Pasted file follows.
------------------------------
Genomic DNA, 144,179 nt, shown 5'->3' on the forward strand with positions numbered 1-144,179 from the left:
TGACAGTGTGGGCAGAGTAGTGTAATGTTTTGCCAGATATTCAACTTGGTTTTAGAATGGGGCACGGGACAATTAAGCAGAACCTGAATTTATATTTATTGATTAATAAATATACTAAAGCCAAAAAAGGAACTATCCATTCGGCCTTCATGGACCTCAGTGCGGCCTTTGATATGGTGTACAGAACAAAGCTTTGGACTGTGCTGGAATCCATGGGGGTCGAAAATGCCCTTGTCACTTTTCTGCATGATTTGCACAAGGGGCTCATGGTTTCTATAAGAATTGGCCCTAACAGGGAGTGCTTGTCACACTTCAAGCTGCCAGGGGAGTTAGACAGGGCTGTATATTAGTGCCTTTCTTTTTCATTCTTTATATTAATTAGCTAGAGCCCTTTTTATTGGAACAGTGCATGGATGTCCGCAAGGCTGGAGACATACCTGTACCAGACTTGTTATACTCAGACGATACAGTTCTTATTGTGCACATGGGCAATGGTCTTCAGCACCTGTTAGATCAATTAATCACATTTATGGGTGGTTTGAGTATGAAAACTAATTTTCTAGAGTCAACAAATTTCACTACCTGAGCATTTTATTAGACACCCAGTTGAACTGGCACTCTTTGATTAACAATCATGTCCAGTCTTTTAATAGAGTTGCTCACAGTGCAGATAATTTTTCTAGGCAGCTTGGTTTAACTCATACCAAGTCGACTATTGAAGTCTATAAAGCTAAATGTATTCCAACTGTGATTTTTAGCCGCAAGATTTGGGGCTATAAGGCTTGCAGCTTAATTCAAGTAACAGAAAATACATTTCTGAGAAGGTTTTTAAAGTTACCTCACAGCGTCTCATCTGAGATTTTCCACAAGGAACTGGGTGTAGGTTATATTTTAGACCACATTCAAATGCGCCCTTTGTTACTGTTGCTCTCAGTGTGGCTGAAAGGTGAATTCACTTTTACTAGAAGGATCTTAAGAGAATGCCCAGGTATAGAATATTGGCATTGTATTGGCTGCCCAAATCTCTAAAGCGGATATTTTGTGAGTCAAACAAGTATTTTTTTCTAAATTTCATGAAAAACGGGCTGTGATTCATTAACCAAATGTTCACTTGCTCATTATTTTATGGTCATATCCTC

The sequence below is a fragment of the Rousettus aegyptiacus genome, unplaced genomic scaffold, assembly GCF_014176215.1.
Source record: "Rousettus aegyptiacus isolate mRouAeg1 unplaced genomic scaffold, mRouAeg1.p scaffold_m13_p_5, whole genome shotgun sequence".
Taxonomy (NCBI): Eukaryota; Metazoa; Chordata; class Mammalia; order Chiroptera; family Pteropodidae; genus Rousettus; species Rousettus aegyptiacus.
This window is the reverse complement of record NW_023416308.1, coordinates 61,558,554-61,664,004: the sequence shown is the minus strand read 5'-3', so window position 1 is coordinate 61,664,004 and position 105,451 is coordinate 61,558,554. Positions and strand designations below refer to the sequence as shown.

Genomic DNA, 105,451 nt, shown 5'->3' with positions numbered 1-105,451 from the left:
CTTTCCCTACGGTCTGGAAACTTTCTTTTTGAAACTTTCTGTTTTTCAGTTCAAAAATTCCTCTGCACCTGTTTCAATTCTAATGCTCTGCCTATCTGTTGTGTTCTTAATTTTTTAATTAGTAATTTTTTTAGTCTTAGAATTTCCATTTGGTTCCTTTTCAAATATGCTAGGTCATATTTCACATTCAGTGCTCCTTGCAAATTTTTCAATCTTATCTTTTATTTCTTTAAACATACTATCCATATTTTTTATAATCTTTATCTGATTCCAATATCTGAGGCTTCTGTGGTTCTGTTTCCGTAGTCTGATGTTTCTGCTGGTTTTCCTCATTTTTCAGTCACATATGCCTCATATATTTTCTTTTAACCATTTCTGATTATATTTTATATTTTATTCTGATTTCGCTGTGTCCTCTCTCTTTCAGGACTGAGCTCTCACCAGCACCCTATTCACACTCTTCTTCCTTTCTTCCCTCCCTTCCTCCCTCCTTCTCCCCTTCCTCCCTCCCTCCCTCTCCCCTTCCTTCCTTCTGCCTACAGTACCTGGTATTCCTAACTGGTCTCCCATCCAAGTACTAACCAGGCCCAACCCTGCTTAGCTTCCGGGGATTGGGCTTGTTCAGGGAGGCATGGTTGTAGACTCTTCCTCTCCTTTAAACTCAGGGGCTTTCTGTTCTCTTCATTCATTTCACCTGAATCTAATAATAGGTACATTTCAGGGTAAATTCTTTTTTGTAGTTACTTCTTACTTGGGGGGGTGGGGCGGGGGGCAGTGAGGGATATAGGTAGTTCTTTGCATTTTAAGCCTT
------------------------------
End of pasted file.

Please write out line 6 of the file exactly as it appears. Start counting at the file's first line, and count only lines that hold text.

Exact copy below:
This window is the reverse complement of record NW_023416308.1, coordinates 61,558,554-61,664,004: the sequence shown is the minus strand read 5'-3', so window position 1 is coordinate 61,664,004 and position 105,451 is coordinate 61,558,554. Positions and strand designations below refer to the sequence as shown.